More Proof Obamacare Is Increasing Coverage, but Not Access to Health Care
by Alyene Senger, Heritage Foundation, Daily Signal
Many of Obamacare’s beneficiaries have already discovered or will eventually discover that there’s a big difference between insurance coverage and access to health care services.
Today, the New York Times highlighted a report by the Department of Health and Human Services that shows access to care in the Medicaid program is very limited.
The study, conducted between July 2013 and October 2013, concludes that more than half of providers could not offer appointments to Medicaid managed care enrollees with 35 percent of providers listed under an erroneous location. Nor were those the only issues, according to the report:
Among the providers who offered appointments, the median wait time was 2 weeks. However, over a quarter had wait times of more than 1 month, and 10 percent had wait times longer than 2 months. Finally, primary care providers were less likely to offer an appointment than specialists; however, specialists tended to have longer wait times.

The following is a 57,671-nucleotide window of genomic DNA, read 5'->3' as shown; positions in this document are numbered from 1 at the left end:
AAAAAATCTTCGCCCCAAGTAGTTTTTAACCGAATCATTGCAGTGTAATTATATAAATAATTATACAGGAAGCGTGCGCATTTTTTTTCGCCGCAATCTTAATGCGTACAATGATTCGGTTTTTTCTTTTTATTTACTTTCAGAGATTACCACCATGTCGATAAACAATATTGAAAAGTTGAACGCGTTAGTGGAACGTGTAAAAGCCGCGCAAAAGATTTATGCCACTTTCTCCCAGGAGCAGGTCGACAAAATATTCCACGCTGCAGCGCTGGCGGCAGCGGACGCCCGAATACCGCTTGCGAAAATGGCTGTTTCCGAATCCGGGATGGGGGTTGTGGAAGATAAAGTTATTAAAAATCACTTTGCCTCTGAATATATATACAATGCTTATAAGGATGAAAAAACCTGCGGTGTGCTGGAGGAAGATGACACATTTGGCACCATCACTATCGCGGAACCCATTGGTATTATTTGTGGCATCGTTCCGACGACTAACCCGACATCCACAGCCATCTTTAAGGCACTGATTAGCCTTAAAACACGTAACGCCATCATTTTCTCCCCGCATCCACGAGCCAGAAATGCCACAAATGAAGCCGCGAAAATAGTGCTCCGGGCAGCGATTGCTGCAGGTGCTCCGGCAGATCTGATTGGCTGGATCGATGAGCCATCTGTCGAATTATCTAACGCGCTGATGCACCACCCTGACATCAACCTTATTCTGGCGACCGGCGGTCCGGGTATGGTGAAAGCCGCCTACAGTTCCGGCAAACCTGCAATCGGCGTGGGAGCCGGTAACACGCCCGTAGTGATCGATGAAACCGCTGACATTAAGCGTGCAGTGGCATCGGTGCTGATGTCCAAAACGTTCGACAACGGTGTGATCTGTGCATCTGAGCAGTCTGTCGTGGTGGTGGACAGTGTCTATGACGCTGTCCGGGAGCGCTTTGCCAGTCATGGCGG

This is neither surprising nor a new conclusion. The Medicaid program has along and well-documented history of limited access to care and poorer health outcomes for beneficiaries compared to those with private insurance.
But despite these facts, starting in 2014, Obamacare includes a major expansion of the program. In any state that adopts the expansion, the law expands Medicaid eligibility to anyone earning up to 138 percent of the federal poverty level.
The Congressional Budget Office estimates that this will add 11 million enrollees into the program by 2015, for an estimated total of 46 million enrollees in 2015.
Of course, adding millions more beneficiaries into the already broken program will only exacerbate the existing access-to-care issues for Medicaid beneficiaries.
Moreover, the Obamacare-induced access problems are coupled with the shortage of doctors and other healthcare workforce professionals the nation was already expected to face over the next decade. As Amy Anderson, a former graduate fellow at The Heritage Foundation, writes, “The projected supply of workers fails to meet the demand associated with population growth and aging of the population. With the new demand for medical services for the millions who are expected to enroll in Medicaid and the federal and state insurance exchanges, the workforce shortages could become catastrophic.”
This is yet another example of how Obamacare takes America’s health care system in exactly the wrong direction—worsening existing issues instead of properly addressing them.